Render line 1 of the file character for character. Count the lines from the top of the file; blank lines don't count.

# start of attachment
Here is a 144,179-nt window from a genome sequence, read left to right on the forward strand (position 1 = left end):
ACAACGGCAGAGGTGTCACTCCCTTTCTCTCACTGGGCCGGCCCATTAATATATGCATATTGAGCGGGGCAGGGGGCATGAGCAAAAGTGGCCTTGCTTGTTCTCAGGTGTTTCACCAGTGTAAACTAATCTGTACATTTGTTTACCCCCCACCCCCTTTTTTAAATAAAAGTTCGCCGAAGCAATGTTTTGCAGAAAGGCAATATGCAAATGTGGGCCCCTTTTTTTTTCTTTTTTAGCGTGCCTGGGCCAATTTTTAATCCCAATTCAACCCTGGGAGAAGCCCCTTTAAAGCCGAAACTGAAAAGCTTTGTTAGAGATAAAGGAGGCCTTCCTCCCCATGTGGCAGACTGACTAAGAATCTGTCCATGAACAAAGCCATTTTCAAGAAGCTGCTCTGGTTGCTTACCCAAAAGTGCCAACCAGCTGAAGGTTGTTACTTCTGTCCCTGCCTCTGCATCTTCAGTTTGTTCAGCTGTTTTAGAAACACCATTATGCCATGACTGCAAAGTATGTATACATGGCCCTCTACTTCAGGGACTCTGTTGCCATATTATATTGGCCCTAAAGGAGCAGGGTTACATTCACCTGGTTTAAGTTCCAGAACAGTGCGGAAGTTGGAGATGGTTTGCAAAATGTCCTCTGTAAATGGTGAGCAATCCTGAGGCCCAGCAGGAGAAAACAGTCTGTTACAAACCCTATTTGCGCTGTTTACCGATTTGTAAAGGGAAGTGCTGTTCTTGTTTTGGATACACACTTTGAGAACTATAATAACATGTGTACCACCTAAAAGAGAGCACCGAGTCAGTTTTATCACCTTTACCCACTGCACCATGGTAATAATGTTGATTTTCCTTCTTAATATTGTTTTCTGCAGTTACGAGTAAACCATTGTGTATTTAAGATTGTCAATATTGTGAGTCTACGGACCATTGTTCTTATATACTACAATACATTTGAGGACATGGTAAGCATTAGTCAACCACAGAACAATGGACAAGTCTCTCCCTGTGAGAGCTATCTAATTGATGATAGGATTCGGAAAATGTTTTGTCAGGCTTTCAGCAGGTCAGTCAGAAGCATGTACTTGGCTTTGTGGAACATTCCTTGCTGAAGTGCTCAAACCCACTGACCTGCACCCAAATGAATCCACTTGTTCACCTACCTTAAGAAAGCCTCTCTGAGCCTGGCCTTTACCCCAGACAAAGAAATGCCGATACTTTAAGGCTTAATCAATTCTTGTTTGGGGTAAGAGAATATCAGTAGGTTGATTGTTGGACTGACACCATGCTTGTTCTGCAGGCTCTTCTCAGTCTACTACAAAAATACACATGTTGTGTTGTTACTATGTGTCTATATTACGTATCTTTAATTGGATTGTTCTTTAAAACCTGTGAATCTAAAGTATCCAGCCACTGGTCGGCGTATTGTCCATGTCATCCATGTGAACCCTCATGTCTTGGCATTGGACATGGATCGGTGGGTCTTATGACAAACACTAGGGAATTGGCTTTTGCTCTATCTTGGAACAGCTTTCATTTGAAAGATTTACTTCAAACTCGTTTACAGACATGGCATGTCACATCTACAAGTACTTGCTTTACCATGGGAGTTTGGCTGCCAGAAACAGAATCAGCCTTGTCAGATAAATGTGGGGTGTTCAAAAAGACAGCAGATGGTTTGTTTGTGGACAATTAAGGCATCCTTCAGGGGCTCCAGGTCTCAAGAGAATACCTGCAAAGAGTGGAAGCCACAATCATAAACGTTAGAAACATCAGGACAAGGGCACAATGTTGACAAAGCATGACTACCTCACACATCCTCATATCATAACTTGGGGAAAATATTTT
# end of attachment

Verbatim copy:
Here is a 144,179-nt window from a genome sequence, read left to right on the forward strand (position 1 = left end):